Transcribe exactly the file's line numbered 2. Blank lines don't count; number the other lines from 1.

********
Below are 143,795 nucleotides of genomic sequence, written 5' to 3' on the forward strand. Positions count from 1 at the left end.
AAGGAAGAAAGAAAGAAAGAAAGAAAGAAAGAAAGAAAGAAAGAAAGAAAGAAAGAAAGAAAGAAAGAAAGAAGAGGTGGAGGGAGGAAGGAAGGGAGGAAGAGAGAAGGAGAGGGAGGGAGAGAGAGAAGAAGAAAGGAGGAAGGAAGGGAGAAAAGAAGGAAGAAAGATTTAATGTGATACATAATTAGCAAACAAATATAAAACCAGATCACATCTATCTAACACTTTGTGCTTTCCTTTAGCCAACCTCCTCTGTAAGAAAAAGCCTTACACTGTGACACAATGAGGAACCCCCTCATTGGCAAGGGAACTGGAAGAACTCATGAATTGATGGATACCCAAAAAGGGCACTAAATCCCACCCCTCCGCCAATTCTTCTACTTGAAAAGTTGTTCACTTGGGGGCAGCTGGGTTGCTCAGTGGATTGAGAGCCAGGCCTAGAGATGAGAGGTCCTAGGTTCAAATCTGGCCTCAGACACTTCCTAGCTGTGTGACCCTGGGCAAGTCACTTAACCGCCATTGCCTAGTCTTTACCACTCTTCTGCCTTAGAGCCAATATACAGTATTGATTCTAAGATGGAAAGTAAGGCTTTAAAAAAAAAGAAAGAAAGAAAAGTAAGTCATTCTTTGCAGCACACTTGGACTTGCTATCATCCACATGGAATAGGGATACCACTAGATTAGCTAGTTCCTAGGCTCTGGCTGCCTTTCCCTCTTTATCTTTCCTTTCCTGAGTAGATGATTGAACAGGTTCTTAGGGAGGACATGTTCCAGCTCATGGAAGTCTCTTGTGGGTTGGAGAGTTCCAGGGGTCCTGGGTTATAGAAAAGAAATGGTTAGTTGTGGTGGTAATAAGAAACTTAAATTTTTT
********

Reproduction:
AAGGAAGAAAGAAAGAAAGAAAGAAAGAAAGAAAGAAAGAAAGAAAGAAAGAAAGAAAGAAAGAAAGAAAGAAGAGGTGGAGGGAGGAAGGAAGGGAGGAAGAGAGAAGGAGAGGGAGGGAGAGAGAGAAGAAGAAAGGAGGAAGGAAGGGAGAAAAGAAGGAAGAAAGATTTAATGTGATACATAATTAGCAAACAAATATAAAACCAGATCACATCTATCTAACACTTTGTGCTTTCCTTTAGCCAACCTCCTCTGTAAGAAAAAGCCTTACACTGTGACACAATGAGGAACCCCCTCATTGGCAAGGGAACTGGAAGAACTCATGAATTGATGGATACCCAAAAAGGGCACTAAATCCCACCCCTCCGCCAATTCTTCTACTTGAAAAGTTGTTCACTTGGGGGCAGCTGGGTTGCTCAGTGGATTGAGAGCCAGGCCTAGAGATGAGAGGTCCTAGGTTCAAATCTGGCCTCAGACACTTCCTAGCTGTGTGACCCTGGGCAAGTCACTTAACCGCCATTGCCTAGTCTTTACCACTCTTCTGCCTTAGAGCCAATATACAGTATTGATTCTAAGATGGAAAGTAAGGCTTTAAAAAAAAAGAAAGAAAGAAAAGTAAGTCATTCTTTGCAGCACACTTGGACTTGCTATCATCCACATGGAATAGGGATACCACTAGATTAGCTAGTTCCTAGGCTCTGGCTGCCTTTCCCTCTTTATCTTTCCTTTCCTGAGTAGATGATTGAACAGGTTCTTAGGGAGGACATGTTCCAGCTCATGGAAGTCTCTTGTGGGTTGGAGAGTTCCAGGGGTCCTGGGTTATAGAAAAGAAATGGTTAGTTGTGGTGGTAATAAGAAACTTAAATTTTTT